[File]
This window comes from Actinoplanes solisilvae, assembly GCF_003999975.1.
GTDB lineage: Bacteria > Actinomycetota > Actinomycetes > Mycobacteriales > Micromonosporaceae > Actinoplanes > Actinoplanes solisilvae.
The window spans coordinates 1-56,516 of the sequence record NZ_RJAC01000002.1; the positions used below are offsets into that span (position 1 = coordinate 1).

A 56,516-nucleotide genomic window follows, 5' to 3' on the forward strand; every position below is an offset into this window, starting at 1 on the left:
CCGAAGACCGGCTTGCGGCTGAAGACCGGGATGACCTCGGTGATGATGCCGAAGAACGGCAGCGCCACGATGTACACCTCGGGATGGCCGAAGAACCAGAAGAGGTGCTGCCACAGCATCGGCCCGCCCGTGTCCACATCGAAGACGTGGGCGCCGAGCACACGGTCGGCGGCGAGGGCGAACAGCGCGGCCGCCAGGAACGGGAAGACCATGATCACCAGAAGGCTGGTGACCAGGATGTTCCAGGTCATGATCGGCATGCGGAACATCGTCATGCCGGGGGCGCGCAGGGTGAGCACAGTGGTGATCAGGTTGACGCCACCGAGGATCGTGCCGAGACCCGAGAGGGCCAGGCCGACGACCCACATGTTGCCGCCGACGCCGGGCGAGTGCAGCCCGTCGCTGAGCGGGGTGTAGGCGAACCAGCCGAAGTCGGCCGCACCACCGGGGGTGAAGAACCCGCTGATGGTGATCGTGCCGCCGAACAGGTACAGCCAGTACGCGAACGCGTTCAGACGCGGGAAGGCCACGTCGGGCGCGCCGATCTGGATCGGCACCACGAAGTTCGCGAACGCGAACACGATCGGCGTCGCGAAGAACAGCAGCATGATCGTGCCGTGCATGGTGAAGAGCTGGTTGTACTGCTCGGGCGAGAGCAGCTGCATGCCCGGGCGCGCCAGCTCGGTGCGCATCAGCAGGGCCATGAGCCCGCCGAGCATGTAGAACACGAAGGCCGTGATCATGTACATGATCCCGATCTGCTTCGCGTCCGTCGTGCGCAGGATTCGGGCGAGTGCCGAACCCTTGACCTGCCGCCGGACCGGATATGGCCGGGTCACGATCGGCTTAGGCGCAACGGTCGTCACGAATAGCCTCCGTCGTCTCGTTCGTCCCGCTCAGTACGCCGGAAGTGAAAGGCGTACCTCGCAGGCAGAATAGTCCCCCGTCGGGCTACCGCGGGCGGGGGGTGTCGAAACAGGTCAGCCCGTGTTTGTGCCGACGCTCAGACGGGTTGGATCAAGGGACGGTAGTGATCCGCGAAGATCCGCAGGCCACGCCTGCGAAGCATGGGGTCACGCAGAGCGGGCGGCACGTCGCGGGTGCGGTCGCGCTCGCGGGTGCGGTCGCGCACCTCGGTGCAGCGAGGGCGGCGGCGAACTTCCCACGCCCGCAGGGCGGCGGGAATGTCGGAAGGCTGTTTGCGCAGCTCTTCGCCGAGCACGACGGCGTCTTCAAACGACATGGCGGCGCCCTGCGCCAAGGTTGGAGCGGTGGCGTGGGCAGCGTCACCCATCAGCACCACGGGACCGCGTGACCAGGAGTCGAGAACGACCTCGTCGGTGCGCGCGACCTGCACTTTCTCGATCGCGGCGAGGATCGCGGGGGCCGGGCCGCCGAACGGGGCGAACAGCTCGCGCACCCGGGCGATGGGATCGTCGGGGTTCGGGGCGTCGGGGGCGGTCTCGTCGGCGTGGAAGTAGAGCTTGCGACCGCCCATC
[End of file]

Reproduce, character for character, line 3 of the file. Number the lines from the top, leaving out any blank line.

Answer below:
The window spans coordinates 1-56,516 of the sequence record NZ_RJAC01000002.1; the positions used below are offsets into that span (position 1 = coordinate 1).